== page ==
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Former AUSTRAC CEO urges holistic national anti-fraud strategy

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During the 2023 Australian Financial Review (AFR) Cyber Summit, former Australian Transaction Reporting and Analysis Centre (AUSTRAC) CEO Paul Jevtovic urged an approach targeting the root causes of financial crime alongside recent regulator initiatives to compensate scam victims.

“[W]e are all accountable within the ecosystem, and it is inevitable that will translate, where appropriate, to how victims will be compensated,” commented Jevtovic, now National Australia Bank’s Chief Financial Crime Risk and Group Money Laundering Officer. Yet he argued that this approach alone might not be effective without a more holistic national anti-fraud strategy. 

Addressing rising fraud

Australians paid $3.1 billion to scammers in 2022 – a new record. According to the Australian Securities and Investment Commission (ASIC), customers suffer 96 percent of banking scam losses, with reimbursement or compensation rates between 2 and 5 percent. So in May 2023, Financial Services Minister Stephen Jones announced regulator plans to introduce a cross-industry code to hold banks, telcos, and social media platforms responsible for scam safety. 

The code would make these firms liable for reimbursements to people who lose money through scams. This move follows several anti-fraud measures outlined in the 2023-24 Federal Budget, including establishing a new National Anti-Scam Centre (NASC) within the Australian Competition and Consumer Commission (ACCC).

According to Jones, Australia may take its cue from similar measures in the UK, where regulators included important caveats in their proposed authorized push payment (APP) fraud reimbursement rule. These included a stipulation that fraud victims who had been negligent of financial institution warnings, or who had acted fraudulently themselves, would not qualify for reimbursement. This also incentivized firms to take proper steps to notify customers about possible scams.

An approach to fraud that looks at financial crime holistically further complements these measures. Not only is fraud a part of a greater financial crime system, but financial crime has its roots in predicate crimes such as organized crime, human trafficking, and environmental crime. A robust approach to addressing these criminal systems can develop insights into effective deterrents – and sometimes stop fraud before it occurs or worsens.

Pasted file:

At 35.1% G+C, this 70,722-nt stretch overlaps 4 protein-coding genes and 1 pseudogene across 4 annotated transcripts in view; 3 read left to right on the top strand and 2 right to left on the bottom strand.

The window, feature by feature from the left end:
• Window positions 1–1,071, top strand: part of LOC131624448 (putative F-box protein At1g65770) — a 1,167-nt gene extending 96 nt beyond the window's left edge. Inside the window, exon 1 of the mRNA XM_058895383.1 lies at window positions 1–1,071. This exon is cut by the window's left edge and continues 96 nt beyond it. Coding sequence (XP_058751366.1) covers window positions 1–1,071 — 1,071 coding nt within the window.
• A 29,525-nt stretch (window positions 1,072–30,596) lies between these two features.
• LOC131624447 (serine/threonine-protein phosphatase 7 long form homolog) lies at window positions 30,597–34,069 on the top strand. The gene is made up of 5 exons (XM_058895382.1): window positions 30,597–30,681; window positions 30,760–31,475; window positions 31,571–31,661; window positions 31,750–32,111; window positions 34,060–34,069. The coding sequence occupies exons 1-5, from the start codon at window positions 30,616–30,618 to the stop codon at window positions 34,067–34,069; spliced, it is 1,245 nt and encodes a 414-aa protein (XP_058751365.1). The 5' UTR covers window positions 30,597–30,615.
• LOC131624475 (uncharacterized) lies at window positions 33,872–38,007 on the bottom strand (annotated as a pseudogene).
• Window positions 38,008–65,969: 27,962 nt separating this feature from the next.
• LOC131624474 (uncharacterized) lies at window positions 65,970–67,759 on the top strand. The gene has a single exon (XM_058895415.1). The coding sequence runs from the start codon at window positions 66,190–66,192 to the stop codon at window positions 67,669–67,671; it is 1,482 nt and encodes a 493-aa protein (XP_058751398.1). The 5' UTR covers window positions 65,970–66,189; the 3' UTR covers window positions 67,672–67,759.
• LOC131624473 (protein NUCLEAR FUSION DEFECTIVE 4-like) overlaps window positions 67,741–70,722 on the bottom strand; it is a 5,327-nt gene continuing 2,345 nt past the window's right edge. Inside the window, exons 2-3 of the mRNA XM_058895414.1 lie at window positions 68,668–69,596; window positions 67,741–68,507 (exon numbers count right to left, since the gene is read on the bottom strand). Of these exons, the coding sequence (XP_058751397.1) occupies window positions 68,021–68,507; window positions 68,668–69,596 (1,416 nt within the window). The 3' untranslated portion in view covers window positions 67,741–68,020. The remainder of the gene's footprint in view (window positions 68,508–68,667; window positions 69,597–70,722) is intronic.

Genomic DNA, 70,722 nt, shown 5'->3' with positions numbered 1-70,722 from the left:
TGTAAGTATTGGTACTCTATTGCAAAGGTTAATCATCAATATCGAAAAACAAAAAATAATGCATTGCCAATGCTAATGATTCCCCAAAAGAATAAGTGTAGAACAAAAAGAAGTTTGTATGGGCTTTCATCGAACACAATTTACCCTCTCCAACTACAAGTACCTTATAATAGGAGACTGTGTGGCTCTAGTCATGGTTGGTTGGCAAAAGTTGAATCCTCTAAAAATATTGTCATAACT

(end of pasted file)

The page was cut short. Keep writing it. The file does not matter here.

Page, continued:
For example, in April 2023, AUSTRAC announced that reports from financial institutions, including suspicious matters reports (SMRs) and international funds transfer instructions (IFTI), had helped it to identify the victim of a $2 million fraud that had occurred over at least seven years. Authorities then alerted the victim, who stopped paying the international crime syndicate that had orchestrated the fraud.

What this means for firms

Australian firms are encouraged to watch for updates regarding the new reimbursement requirement. The code’s first iteration is expected around the end of 2023.

Firms may also want to review their fraud and loss prevention processes to ensure they are taking vulnerable customer groups into account. This should include robust customer education and timely warnings to customers suspected of vulnerability to a scam.

As regulators focus on financial crime and its connections to other types of criminality, holistic risk management becomes increasingly important. Firms are encouraged to proactively strengthen and integrate their financial crime risk management, from fraud to anti-money laundering and counter-terrorist financing (AML/CFT), and to consider connected risks, including predicate crimes. By implementing advanced risk management solutions, firms may be able to stop criminal activity sooner, prevent loss, and stay ahead of evolving regulator expectations.

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Originally published 22 September 2023, updated 08 February 2024

Disclaimer: This is for general information only. The information presented does not constitute legal advice. ComplyAdvantage accepts no responsibility for any information contained herein and disclaims and excludes any liability in respect of the contents or for action taken based on this information.

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